Today’s database landscape isn’t just static. It’s positively retro. Remember 2004? Facebook had just launched, the iPad wasn’t even a twinkle in Steve Jobs’ eye, and Gartner’s database market share report put IBM (34.1%), Oracle (33.7%), and Microsoft (20%) in the top spots. In our survey, Microsoft, Oracle, and IBM still hold the top spots; we do add MySQL, but that’s about it for innovation. […]
And those relational databases from Microsoft, Oracle, and IBM? They’re essentially just updated versions of the companies’ 2004 offerings.
You’ll see these numbers in many surveys. But there are a couple of things to keep in mind while reading them:
- the enterprise world is well-known to be a late adopter. A very late adopter actually.
- many of these databases are subscription based so customers are locked-in on at least an yearly basis
- many of these databases have been acquired together with hardware and consultancy/support. Another type of lock-in.
- none of these databases is showing the growth in demand, jobs, and revenue that the top NoSQL databases are seeing for the last 12-18 months.
When you already bought a house, it’s quite difficult to go out looking for a new one. But there’s no good reason for you not to look and get the best appliances and furniture for your house.
Original title and link: 2014 State Of Database Tech: Think Retro ( ©myNoSQL)
myNoSQL’s supporter Aerospike is getting ready for a new case study webinar:
As the industry’s largest online data exchange, BlueKai knows a thing or two about pushing the limits of scale. Find out how they are processing up to 10 trillion transactions per month from Vice President of Data Delivery, Ted Wallace.
Original title and link: April 3 Webinar: The BlueKai Playbook for Scaling to 10 Trillion Transactions a Month [sponsor] ( ©myNoSQL)
Words from the special myNoSQL sponsor, Couchbase:
You can’t judge a book by its cover, but you can judge the architecture of a distributed system by its topology.
If two distributed systems are equally effective, is the one with the simpler topology the one with the better architecture? This article compares the architecture of two document databases and two wide column stores by looking at their topologies.
Wow. There is a lot going on here. There are four node types and two layers of logical groupings.
Nice. Simple. There is one node type.
Which document database would you choose?
- Which one is going to be easier to deploy?
- Which one is going to be easier to maintain?
- Which one is going to be easier to scale?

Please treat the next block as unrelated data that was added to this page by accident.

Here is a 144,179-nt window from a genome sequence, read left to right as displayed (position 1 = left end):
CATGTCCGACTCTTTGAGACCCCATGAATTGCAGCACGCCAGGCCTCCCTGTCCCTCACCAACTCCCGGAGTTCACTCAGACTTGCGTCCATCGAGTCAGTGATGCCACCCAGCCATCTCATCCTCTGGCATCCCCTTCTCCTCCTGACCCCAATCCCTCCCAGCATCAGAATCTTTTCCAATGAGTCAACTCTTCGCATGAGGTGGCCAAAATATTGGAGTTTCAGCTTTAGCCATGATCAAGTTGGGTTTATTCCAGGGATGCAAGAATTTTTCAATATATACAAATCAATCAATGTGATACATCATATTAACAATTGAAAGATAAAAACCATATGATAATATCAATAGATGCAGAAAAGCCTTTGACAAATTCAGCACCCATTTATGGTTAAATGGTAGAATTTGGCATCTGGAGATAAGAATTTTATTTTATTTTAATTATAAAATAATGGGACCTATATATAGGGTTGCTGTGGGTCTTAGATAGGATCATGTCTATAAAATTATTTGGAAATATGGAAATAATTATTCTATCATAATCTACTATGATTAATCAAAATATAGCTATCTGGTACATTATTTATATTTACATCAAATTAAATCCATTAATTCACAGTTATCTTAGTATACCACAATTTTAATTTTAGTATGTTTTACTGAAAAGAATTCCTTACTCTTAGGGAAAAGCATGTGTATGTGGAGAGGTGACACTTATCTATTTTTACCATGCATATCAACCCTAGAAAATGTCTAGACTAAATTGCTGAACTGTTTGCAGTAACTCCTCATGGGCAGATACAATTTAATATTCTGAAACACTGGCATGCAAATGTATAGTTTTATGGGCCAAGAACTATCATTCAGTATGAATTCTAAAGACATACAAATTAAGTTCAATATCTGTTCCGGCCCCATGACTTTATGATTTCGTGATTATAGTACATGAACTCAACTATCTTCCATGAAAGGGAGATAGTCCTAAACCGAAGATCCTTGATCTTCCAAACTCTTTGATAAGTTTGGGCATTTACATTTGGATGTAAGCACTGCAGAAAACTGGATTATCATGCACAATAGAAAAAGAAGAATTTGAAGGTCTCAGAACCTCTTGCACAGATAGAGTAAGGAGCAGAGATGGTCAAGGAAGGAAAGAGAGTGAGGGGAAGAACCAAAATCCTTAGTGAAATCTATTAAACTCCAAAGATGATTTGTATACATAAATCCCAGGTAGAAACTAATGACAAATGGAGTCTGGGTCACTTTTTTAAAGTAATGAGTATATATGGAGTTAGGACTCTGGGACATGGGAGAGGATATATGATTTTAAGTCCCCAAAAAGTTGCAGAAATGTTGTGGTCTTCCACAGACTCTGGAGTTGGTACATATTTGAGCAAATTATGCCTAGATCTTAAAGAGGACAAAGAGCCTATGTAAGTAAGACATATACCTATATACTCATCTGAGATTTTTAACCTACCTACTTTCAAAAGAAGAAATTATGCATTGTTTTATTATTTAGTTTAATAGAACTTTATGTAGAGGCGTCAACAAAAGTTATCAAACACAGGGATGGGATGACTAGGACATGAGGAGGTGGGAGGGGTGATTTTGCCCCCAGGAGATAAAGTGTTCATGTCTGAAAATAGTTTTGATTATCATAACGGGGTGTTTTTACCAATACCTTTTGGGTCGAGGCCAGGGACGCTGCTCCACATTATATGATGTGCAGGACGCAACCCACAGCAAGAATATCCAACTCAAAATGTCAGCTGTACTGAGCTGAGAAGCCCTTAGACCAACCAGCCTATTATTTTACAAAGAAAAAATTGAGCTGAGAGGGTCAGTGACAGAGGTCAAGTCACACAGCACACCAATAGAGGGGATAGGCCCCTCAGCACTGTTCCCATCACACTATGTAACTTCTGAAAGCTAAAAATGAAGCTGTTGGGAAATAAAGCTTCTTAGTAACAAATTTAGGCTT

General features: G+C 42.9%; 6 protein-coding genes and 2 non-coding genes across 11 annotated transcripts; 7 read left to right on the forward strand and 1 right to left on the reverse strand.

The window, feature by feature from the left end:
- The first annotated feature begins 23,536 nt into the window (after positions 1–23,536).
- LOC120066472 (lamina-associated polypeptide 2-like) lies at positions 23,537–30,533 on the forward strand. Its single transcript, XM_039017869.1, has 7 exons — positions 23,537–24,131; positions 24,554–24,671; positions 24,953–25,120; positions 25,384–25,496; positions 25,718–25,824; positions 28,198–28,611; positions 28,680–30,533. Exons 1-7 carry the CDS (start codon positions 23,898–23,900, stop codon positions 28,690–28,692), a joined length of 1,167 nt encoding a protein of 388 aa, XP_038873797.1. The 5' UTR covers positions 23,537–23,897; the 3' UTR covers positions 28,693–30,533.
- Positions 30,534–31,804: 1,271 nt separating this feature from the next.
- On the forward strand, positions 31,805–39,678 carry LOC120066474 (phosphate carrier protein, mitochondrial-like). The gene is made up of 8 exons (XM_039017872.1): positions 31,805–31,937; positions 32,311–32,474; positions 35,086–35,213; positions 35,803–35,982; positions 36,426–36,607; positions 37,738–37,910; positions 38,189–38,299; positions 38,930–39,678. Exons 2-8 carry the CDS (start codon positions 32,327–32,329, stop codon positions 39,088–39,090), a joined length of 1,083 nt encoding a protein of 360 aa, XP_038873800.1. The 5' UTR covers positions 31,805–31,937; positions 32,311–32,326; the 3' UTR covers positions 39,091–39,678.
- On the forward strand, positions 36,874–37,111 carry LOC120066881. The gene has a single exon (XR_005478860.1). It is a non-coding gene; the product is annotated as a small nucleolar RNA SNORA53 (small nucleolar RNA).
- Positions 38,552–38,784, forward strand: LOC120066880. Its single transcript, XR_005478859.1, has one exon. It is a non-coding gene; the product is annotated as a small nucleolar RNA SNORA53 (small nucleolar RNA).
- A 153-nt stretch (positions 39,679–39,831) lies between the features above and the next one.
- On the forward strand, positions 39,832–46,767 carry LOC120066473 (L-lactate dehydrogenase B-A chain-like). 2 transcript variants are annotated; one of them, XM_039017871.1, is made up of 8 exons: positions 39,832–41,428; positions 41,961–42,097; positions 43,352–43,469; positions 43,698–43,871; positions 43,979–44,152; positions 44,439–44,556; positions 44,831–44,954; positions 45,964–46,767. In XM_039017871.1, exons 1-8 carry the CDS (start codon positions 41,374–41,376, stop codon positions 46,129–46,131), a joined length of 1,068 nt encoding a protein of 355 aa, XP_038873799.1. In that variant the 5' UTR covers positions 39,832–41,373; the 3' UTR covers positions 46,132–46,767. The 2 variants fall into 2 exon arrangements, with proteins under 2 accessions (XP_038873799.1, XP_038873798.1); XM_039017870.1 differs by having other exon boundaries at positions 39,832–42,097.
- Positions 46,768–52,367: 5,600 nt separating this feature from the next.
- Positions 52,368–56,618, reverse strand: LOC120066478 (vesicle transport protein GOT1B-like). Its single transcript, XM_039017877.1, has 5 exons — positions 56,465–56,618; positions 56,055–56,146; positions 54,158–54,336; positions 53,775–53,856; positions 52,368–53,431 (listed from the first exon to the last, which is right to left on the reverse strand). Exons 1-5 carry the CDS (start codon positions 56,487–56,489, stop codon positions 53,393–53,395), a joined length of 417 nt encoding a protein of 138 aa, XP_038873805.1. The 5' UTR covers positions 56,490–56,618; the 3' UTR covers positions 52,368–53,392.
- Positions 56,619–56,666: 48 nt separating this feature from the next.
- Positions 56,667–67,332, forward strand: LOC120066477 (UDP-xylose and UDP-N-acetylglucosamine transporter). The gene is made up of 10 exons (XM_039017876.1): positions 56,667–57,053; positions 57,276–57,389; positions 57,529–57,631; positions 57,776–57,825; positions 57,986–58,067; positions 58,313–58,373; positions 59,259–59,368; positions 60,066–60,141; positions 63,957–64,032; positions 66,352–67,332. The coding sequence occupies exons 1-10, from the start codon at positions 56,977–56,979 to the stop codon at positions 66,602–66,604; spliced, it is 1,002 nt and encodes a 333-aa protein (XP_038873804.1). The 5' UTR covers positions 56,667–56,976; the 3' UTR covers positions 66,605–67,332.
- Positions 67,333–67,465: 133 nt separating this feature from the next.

- Which one is going to be more resilient?
I believe the less moving parts, the better.
Original title and link: Topology: The Architecture of Distributed Systems [sponsor] ( ©myNoSQL)
Snapdeal selects Aerospike to improve shopper satisfaction over MongoDB, Couchbase and Redis [sponsor]
Words from the long time myNoSQL supporter, Aerospike, reporting on a success story of a customer deploying Aerospike to deal with massive demand growth:
After experiencing 500% growth in 2013, Snapdeal, India’s largest online marketplace, switched from 10 MongoDB servers to just two Linux servers on Amazon EC2 with Aerospike, and reduced response times to less than a millisecond.
Read the case study to learn more.
Original title and link: Snapdeal selects Aerospike to improve shopper satisfaction over MongoDB, Couchbase and Redis [sponsor] ( ©myNoSQL)
A 4-part series by Mike Bostock describing various integrations paths of D3 and CouchDB:
- Part 1: saving a D3 app in CouchDB
- Part 2: storing D3 library in CouchDB and storing data in CouchDB
- Part 3: accessing CouchDB data from D3
- Part 4: data import
Original title and link: Integrating D3 with CouchDB ( ©myNoSQL)
In the words of the special sponsor, Couchbase:
Kelly knew it. The U.S. Navy knows it. You know it.
Keep it Simple, Stupid (KISS)
We categorized NoSQL implementations. The categories include distributed caches, key / value stores, and document databases. However, what if application requirements span multiple categories? Do you add Redis, Riak, and MongoDB? The result would not be simple, stupid.
Let distributed caching, key / value storage, and document handling be use cases. The solution is a single NoSQL implementation that supports multiple use cases. In fact, Viber recently solved this problem. Their previous architecture relied on MongoDB for document processing and Redis for distributed caching. Their current architecture relies on Couchbase Server as a single replacement for both MongoDB and Redis. Read the full story.
Original title and link: The NoSQL KISS [sponsor] ( ©myNoSQL)